Who is the most interesting person you have ever met? My late wife, Patricia C. Brennan Tisdale, Esq., was not only the most incredible person I ever met, she was also the most interesting. She was the premiere municipal law attorney in the State of Colorado during her professional lifetime, as well as one of the state’s experts on eminent domain (condemnation) law. She headed up the Public Law Practice Group at Holme Roberts & Owen LLP. Pat never had to research the law: she just remembered it. She might forget what she had for lunch, but she could tell you what the three most significant cases were affecting inverse condemnation cases at DIA and which justices were on which side of the issue. All the while she continued to raise our four children, schedule our lives, plan trips, give continuing legal education lectures, serve as Chairman of the Board of Trustees for St. Mary’s Academy, consult with the Colorado Municipal League, get appointed to the Board of Denver Catholic Charities, and deliver Meals on Wheels to shut-ins once a month.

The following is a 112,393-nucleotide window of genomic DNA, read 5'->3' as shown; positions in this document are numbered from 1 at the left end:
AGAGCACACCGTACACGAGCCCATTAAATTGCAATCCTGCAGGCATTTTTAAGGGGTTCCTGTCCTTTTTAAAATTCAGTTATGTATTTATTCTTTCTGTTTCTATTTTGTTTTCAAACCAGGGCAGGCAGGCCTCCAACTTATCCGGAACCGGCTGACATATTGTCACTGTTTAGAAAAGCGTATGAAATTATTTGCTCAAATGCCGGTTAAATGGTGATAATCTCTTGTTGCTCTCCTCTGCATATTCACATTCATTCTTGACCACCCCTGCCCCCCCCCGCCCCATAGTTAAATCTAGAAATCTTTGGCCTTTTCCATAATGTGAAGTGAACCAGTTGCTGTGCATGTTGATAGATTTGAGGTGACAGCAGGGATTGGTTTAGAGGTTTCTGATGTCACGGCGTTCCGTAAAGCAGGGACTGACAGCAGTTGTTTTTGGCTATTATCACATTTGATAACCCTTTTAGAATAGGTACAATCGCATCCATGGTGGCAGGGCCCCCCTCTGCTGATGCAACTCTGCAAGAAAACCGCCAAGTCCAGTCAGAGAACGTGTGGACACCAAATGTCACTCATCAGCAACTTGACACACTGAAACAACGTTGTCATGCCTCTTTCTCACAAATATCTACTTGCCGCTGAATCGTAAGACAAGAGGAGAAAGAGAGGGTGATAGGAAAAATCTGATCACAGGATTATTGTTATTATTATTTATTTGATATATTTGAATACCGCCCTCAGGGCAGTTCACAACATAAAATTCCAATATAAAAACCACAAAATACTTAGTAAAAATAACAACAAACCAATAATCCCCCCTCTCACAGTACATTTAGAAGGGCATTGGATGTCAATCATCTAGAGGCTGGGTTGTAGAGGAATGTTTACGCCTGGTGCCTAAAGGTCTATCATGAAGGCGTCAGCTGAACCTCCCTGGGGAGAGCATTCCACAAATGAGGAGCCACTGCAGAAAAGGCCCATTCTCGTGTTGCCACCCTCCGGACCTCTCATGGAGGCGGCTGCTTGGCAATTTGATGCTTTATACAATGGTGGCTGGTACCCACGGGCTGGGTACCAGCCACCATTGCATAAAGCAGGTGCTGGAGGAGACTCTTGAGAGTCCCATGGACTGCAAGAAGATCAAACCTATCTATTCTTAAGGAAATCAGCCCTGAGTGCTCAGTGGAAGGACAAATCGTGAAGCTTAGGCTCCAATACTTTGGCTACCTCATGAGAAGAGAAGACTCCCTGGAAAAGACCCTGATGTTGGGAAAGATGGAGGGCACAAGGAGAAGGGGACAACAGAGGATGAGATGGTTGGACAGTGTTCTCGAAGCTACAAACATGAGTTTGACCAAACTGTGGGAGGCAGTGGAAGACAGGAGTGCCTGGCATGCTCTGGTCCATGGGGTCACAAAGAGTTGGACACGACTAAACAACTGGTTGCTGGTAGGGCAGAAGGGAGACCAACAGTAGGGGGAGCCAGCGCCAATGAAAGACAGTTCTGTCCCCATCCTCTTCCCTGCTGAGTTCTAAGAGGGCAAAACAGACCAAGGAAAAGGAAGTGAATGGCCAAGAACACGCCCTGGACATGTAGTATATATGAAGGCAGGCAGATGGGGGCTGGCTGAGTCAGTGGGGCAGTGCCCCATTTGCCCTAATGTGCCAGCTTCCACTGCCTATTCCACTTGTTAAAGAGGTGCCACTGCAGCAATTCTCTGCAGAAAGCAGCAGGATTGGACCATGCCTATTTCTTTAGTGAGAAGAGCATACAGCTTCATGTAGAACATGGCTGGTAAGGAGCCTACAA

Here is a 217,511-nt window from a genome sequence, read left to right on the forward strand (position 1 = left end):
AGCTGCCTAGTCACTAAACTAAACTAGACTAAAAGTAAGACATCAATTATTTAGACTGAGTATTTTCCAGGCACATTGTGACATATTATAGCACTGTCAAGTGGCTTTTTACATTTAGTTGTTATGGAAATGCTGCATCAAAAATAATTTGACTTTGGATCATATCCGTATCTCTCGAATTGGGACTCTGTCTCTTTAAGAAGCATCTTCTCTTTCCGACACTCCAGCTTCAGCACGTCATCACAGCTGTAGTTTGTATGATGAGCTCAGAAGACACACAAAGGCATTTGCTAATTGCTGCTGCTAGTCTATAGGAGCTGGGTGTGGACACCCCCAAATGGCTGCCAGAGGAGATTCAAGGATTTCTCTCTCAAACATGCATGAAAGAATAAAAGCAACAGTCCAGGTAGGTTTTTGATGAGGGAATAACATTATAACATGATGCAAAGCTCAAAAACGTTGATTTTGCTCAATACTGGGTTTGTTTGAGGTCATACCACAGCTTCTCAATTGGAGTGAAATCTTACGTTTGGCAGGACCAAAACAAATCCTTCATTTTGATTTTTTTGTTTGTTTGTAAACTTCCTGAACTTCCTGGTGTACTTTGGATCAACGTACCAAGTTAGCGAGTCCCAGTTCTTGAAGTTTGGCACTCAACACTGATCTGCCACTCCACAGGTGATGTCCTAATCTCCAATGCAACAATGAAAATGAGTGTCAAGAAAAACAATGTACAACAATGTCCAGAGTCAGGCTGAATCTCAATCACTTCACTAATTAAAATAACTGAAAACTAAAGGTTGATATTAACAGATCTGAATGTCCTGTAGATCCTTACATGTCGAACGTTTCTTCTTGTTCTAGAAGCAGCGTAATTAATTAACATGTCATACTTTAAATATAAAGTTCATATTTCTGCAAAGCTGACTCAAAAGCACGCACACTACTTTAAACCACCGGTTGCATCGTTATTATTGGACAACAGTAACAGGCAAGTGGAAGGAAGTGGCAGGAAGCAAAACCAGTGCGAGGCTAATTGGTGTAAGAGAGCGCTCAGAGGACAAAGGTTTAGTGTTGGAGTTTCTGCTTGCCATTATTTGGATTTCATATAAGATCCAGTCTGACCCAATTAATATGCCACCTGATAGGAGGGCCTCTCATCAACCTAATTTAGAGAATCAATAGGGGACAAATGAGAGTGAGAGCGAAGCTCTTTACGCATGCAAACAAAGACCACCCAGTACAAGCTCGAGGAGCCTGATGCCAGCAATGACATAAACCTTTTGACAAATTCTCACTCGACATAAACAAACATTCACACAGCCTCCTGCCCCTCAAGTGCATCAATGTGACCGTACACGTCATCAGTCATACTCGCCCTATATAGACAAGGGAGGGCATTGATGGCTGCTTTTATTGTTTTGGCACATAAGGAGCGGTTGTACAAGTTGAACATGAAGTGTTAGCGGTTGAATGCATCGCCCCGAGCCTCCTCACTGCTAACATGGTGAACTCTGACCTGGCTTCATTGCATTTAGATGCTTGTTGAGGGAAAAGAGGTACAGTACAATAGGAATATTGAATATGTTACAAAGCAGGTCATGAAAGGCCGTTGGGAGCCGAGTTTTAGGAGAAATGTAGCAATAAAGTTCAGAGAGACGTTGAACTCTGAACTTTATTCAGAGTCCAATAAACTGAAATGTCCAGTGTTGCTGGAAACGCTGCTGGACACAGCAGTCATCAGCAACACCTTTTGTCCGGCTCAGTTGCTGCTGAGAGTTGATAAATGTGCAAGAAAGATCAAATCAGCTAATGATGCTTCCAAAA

What word best describes your life right now? Transitions. After practicing law at four different law firms (Brownstein Hyatt & Farber; Popham Haik; Baker & Hostetler; Tisdale & Associates) for over a third of a century, I am embarking on a two year sabbatical from the practice of law. I intend to take the time to explore my feelings, my emotions, and my new status in life. I have insulated myself from that side of me over the last almost five years, burying myself in my work and the needs of my clients. Now I intend to write, to teach, to act and to sing.